Three years of violence have left a heavy toll on the people of the Central African Republic (CAR). In the capital, Bangui, the markets have recovered relatively quickly, however. Here, for thousands of people who have been formerly displaced or affected by the crisis, WFP's food vouchers bring a glimmer of hope and comfort.
Photo: food voucher distribution in Bangui. WFP/Bruno Djoyo
Madeleine Wayembo lives in Central African Republic’s capital, Bangui, with her eight children, five grandchildren, and her elderly mother. When renewed fighting erupted near her home last September, Madeleine was forced to flee to take her family to safety.
They have since returned home but their situation remains precarious. “We have been living without any resources. Sometimes we go for two days without eating, and for three months we could not afford to buy any meat or fish,” says Madeleine - a widow and sole provider for the family.
Since April, Madeleine has been receiving food assistance from WFP and its partner Oxfam in the form of food vouchers. This enables her to buy oil, manioc (a root vegetable also called cassava, a staple food in many central African diets), flour, groundnuts, meat, fresh and dried fish, and several other items. She can cook for her family, and stock some of the items to feed her family throughout the rest of the month.
Photo: Madeleine exchanges her newly collected voucher fo some food. WFP/Bruno Djoyo
The food assistance has come at a critical moment for her family, she says. “Without this support, our situation would have become even worse,” she says. Though the vouchers can only be used to purchase certain items from markets or shops that are part of the programme, Madeleine says the freedom to choose from a range of items and buy the quantity that she needs is invaluable.
Photo: Madeleine exchanges her newly collected voucher fo some food. She buys some it at the market, some of it at a shop.WFP/Bruno Djoyo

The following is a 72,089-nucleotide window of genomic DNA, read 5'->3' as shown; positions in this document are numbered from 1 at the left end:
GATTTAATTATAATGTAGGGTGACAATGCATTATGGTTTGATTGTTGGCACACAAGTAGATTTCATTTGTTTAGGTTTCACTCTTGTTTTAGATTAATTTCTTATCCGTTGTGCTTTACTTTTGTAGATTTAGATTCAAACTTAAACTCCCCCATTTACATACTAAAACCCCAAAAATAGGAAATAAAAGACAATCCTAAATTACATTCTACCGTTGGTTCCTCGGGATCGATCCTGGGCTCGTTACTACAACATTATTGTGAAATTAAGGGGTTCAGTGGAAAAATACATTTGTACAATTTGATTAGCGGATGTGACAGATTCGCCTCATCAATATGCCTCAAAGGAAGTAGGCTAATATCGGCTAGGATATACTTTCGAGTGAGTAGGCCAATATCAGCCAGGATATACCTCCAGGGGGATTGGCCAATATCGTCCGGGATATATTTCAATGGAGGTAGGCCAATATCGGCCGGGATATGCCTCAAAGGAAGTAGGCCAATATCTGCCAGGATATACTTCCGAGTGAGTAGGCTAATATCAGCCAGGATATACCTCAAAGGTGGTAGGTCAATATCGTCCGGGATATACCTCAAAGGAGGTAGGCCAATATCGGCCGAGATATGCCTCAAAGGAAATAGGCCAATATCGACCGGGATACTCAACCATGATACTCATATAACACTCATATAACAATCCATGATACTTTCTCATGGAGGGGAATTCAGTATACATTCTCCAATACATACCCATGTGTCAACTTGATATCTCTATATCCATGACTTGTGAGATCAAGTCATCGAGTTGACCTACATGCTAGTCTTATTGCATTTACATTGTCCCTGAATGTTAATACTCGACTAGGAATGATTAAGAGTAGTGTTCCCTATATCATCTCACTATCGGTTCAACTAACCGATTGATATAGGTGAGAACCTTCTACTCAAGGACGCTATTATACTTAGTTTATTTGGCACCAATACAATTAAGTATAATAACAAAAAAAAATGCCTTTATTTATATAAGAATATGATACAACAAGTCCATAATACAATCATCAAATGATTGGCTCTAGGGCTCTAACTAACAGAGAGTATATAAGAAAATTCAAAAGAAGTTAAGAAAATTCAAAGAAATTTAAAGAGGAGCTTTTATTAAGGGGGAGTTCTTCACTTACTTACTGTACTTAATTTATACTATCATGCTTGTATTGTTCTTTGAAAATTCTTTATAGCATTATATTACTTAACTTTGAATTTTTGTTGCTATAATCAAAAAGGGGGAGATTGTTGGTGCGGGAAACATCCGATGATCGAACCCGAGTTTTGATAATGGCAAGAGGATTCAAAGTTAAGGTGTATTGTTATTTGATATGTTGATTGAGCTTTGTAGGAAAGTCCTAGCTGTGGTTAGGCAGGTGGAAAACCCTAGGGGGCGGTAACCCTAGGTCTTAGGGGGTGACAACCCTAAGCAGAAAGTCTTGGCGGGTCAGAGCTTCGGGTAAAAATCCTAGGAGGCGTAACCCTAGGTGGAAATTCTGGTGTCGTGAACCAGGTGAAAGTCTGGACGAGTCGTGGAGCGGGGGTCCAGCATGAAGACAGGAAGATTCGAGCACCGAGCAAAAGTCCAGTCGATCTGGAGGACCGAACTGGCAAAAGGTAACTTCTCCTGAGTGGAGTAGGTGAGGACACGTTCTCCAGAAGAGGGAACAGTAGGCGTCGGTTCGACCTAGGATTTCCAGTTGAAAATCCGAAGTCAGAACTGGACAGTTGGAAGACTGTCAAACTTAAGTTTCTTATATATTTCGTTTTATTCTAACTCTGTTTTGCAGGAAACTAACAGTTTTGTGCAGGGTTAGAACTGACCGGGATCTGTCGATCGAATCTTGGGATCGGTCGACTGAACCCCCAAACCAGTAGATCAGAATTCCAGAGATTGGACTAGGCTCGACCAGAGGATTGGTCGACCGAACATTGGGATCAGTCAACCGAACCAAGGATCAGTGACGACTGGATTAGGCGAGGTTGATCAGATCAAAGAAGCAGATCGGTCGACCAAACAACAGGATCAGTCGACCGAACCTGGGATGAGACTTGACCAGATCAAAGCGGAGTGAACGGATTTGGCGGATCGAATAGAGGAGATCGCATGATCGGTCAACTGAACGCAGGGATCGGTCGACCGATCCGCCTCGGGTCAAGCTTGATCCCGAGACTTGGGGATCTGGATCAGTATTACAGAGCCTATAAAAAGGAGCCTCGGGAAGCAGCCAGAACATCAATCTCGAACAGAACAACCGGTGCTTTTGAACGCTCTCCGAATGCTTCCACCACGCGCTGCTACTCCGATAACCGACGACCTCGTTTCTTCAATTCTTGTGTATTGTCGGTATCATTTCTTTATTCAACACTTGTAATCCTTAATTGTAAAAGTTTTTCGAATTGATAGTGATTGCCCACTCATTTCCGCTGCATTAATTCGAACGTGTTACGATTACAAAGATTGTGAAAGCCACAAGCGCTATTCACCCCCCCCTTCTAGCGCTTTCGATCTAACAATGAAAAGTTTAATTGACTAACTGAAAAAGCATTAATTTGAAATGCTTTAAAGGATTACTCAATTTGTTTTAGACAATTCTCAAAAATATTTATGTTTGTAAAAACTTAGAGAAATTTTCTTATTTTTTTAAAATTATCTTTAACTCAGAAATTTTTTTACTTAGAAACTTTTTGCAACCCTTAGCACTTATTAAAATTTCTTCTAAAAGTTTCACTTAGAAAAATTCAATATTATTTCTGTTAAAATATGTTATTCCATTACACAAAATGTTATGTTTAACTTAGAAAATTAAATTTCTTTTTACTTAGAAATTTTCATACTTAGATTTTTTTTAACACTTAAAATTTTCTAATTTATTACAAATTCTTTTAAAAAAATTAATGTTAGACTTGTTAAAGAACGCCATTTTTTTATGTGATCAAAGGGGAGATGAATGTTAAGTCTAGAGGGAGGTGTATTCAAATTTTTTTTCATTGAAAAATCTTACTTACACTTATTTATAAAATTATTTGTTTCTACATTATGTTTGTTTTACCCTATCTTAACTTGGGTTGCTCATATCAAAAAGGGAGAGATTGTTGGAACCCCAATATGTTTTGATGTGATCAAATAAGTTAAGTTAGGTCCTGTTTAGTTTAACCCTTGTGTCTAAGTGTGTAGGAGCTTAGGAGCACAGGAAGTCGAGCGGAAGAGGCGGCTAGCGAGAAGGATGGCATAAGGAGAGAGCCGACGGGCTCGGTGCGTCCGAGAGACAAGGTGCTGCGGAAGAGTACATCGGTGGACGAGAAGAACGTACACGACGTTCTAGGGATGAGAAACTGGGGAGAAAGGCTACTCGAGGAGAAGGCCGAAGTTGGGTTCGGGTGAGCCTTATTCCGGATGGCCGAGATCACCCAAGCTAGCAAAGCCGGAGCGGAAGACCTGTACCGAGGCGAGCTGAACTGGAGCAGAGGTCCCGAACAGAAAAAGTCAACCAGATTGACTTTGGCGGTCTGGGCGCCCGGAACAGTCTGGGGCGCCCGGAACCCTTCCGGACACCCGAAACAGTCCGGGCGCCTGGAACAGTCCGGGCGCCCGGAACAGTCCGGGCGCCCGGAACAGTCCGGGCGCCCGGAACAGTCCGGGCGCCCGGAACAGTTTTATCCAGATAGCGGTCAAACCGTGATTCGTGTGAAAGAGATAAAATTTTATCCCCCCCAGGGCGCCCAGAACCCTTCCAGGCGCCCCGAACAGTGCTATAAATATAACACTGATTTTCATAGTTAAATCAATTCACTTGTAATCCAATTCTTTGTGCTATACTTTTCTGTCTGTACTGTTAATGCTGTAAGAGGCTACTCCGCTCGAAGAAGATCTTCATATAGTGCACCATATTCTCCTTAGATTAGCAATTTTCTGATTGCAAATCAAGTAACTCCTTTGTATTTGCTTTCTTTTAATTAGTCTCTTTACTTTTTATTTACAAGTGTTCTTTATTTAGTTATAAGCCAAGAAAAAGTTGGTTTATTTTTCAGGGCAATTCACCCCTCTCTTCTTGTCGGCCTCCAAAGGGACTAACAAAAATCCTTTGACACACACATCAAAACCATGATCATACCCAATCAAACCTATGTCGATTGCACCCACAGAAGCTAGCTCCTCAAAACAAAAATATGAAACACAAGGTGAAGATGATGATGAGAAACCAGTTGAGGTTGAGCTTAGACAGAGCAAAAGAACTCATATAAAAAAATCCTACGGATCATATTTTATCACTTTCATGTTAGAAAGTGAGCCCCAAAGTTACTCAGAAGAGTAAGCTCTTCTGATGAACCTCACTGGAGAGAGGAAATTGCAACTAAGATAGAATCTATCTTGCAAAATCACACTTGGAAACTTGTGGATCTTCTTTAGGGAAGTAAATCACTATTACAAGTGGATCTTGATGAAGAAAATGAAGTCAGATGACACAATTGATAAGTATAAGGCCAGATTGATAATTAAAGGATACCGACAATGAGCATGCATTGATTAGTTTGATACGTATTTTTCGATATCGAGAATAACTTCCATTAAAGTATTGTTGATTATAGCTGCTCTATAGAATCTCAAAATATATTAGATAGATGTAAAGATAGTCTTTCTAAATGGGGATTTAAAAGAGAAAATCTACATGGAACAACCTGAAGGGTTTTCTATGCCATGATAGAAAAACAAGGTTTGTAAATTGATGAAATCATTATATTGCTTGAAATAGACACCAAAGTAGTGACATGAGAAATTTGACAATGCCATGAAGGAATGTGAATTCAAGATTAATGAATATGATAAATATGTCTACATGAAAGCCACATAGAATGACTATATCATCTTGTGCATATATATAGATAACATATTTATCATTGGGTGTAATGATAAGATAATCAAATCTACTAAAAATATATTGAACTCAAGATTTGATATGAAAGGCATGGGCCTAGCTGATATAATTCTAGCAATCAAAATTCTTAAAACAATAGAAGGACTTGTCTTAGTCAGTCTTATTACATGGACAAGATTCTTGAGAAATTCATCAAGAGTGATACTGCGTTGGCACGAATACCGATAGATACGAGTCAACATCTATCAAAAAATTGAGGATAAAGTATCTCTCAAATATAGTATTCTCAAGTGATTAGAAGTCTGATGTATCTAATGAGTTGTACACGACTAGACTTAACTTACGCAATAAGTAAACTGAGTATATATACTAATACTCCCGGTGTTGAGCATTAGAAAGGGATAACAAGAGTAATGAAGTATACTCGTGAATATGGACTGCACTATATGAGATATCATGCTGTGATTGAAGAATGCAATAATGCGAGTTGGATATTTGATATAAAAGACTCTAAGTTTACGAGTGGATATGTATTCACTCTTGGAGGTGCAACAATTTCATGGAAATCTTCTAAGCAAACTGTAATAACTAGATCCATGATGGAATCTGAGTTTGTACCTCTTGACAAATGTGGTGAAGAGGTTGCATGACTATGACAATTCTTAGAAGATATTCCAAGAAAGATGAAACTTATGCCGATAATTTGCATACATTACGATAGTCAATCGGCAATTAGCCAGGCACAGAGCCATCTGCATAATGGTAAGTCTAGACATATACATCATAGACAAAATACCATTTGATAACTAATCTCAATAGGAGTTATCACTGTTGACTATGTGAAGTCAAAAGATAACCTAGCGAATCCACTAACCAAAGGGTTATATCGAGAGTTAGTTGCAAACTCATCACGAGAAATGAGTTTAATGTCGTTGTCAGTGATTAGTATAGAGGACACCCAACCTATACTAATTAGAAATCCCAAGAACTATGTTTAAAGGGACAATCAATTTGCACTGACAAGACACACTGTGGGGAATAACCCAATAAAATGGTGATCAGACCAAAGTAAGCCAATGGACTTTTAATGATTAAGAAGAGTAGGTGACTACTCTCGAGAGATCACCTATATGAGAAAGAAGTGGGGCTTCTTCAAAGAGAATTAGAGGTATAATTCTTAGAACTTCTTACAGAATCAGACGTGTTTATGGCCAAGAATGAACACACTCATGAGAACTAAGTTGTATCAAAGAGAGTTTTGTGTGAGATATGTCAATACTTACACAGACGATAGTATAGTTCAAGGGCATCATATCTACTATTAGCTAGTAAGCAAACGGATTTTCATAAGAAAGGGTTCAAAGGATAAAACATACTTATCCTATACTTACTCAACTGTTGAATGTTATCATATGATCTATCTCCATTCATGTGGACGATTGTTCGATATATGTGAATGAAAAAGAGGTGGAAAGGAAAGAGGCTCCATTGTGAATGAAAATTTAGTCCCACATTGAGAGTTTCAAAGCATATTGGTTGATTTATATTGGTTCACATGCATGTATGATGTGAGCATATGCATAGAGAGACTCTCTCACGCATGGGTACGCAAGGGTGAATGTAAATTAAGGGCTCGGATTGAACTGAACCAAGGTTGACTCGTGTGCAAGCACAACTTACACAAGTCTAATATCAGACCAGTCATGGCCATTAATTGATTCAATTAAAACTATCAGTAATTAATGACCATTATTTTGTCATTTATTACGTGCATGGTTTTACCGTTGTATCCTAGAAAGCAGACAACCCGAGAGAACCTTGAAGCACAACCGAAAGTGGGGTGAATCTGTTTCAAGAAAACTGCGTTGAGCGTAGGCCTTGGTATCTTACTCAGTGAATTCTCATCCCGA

“The vouchers are like money. I can go to the market with them and buy what my family needs,”she says.
Photo: Time for some dried, smoked fish.WFP/Bruno Djoyo
This year, WFP has provided voucher-based food assistance to nearly 60,000 people in Bangui with Oxfam and other partners.
The latest Emergency Food Security Assessment showed that more than half of the population - about 2.5 million people – face hunger, the result of years of continuous violence and upheaval.
While years of conflict have taken a heavy toll on the people of C.A.R., causing large-scale displacement and disrupting local agricultural production, the markets in Bangui recovered relatively quickly and are able to support the additional demand created by the vouchers.
As markets start to stabilize and return to normalcy elsewhere in the country, WFP aims to increase its use of market-based assistance to reach vulnerable populations and help the recovery of local economies.
Photo: Madeleine is getting ready to cook as she chats with our staff. WFP/Bruno Djoyo
For Madeleine and her family, the vouchers bring a glimmer of hope, and the possibility to cook again a local delicacy – sticky manioc balls and fish cooked with herbs. “Thank you for coming to our home,” says Madeleine. "Thank you for this meal with my family.”
The food voucher programme in Bangui is made possible thanks to the generous contributions of Saudi Arabia, Finland, France, Japan, and USAID.
Photo: Madeleine's neighbours who are also part of the food voucher programme prepare meals for ther families. WFP/Bruno Djoyo
Story by: Andrea Markham, WFP C.A.R. Photos: Bruno Djoyo, WFP C.A.R.